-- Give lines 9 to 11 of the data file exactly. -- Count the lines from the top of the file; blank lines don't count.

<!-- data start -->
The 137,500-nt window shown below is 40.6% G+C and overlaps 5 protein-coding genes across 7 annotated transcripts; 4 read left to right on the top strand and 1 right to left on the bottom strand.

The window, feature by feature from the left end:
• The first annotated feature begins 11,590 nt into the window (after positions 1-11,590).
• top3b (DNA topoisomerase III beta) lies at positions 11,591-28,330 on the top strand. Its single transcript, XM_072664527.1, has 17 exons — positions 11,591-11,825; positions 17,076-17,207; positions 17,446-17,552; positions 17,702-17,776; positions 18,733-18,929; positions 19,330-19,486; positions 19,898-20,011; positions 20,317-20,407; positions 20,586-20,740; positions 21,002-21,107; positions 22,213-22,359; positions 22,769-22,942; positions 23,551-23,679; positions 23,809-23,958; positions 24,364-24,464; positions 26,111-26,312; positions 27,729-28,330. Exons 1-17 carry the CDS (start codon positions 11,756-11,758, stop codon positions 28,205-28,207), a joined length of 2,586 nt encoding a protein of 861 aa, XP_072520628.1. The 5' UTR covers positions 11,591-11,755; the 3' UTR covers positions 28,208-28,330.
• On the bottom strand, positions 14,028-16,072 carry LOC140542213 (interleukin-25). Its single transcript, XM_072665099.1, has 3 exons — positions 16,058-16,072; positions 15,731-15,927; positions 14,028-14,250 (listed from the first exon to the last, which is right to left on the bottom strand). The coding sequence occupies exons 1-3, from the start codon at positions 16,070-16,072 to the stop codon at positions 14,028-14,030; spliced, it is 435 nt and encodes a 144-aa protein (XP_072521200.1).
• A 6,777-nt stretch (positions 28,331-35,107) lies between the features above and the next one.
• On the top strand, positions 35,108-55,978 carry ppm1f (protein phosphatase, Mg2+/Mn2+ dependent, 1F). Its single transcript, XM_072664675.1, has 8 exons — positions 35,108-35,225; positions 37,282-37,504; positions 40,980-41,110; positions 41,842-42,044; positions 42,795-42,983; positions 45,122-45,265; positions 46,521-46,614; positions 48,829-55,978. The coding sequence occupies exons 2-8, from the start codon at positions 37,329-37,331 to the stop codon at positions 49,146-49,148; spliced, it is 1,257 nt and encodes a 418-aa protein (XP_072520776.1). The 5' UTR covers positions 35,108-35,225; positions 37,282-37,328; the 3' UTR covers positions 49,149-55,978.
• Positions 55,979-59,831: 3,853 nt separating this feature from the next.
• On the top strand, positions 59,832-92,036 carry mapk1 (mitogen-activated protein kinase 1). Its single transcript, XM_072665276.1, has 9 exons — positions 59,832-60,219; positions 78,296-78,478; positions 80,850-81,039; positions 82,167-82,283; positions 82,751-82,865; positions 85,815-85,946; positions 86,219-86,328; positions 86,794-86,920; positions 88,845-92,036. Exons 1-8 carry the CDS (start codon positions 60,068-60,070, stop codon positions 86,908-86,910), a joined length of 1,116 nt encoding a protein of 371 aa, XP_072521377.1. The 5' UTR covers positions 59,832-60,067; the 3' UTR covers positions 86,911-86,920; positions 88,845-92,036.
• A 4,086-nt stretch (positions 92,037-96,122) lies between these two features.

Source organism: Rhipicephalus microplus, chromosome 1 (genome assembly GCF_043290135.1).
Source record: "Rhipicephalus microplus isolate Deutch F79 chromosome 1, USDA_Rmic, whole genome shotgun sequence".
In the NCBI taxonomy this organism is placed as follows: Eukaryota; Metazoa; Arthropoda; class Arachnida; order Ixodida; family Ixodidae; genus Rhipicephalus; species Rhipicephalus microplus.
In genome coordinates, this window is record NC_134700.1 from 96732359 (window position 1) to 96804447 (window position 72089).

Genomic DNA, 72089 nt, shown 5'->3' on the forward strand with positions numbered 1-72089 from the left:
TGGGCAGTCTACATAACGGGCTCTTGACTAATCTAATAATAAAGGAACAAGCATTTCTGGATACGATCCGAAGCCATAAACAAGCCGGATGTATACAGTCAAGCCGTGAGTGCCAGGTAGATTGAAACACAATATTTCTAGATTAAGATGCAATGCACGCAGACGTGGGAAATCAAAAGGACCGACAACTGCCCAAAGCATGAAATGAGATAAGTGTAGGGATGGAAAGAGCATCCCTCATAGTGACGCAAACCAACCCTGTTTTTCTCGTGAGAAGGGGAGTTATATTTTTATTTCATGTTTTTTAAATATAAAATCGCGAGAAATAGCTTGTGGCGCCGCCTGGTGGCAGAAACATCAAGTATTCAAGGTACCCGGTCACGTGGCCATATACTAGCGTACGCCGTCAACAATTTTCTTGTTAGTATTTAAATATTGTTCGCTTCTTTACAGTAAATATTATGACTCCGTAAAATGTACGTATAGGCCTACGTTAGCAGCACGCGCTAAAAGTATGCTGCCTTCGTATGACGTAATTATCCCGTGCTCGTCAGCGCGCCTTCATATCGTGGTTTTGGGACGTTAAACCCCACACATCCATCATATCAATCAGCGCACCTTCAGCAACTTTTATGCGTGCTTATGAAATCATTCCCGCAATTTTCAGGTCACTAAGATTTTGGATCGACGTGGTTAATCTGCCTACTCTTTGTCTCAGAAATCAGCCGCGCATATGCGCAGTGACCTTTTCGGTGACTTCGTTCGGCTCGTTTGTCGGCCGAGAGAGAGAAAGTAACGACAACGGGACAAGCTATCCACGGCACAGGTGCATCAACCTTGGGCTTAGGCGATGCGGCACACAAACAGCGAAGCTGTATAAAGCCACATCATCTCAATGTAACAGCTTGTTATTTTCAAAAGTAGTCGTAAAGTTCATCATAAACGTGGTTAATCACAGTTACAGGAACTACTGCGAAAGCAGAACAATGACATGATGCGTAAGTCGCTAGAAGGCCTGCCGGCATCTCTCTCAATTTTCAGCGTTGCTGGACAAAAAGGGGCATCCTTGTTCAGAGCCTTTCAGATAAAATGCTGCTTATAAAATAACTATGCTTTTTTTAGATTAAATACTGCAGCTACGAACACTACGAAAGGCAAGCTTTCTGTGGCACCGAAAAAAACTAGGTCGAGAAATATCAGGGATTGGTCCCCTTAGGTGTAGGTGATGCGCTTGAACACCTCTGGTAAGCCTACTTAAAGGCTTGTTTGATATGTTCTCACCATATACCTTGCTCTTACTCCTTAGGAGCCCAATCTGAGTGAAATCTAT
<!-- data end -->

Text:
• On the top strand, positions 59,832-92,036 carry mapk1 (mitogen-activated protein kinase 1). Its single transcript, XM_072665276.1, has 9 exons — positions 59,832-60,219; positions 78,296-78,478; positions 80,850-81,039; positions 82,167-82,283; positions 82,751-82,865; positions 85,815-85,946; positions 86,219-86,328; positions 86,794-86,920; positions 88,845-92,036. Exons 1-8 carry the CDS (start codon positions 60,068-60,070, stop codon positions 86,908-86,910), a joined length of 1,116 nt encoding a protein of 371 aa, XP_072521377.1. The 5' UTR covers positions 59,832-60,067; the 3' UTR covers positions 86,911-86,920; positions 88,845-92,036.
• A 4,086-nt stretch (positions 92,037-96,122) lies between these two features.

Source organism: Rhipicephalus microplus, chromosome 1 (genome assembly GCF_043290135.1).